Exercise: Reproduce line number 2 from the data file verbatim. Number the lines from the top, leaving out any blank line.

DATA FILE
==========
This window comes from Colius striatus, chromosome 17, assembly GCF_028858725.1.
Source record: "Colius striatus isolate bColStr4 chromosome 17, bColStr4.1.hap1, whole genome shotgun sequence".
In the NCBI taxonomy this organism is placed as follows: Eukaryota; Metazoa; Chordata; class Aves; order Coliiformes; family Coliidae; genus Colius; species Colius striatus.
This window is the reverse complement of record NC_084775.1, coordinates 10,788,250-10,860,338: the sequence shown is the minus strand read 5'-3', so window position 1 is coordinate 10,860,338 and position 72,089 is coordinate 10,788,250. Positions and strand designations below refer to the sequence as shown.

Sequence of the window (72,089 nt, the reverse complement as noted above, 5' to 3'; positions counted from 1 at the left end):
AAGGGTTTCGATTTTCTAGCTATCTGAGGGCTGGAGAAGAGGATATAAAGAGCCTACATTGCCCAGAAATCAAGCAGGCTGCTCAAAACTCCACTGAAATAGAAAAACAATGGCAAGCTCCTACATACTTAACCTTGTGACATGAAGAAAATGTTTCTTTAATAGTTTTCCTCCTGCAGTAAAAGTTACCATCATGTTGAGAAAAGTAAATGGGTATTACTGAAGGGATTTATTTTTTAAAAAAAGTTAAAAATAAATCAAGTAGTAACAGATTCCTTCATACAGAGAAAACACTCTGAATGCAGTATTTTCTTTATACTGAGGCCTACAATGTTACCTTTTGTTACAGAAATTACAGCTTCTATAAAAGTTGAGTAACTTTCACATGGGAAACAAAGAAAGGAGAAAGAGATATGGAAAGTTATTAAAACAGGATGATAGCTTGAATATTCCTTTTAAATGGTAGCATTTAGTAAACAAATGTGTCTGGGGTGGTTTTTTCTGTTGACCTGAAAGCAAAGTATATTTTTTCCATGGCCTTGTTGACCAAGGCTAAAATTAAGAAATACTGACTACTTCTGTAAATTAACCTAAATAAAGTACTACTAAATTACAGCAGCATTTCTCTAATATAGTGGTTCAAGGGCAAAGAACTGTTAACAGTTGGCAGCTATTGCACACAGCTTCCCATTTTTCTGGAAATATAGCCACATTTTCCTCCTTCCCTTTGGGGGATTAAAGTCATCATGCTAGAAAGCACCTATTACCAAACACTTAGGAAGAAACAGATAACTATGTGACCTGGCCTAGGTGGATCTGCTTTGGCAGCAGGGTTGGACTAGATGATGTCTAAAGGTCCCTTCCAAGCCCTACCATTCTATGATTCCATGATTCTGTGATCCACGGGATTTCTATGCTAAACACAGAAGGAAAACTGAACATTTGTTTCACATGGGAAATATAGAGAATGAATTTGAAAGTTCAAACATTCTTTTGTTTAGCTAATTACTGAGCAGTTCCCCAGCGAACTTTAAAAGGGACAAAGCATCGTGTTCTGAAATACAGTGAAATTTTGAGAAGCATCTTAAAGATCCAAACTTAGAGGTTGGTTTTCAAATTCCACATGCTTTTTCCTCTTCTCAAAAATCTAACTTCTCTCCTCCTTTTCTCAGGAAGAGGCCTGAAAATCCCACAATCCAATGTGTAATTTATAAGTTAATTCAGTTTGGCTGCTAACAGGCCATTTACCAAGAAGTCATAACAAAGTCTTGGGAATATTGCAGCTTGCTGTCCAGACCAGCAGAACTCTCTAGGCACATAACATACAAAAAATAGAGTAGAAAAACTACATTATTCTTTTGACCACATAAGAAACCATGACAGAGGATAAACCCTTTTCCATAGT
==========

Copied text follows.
Source record: "Colius striatus isolate bColStr4 chromosome 17, bColStr4.1.hap1, whole genome shotgun sequence".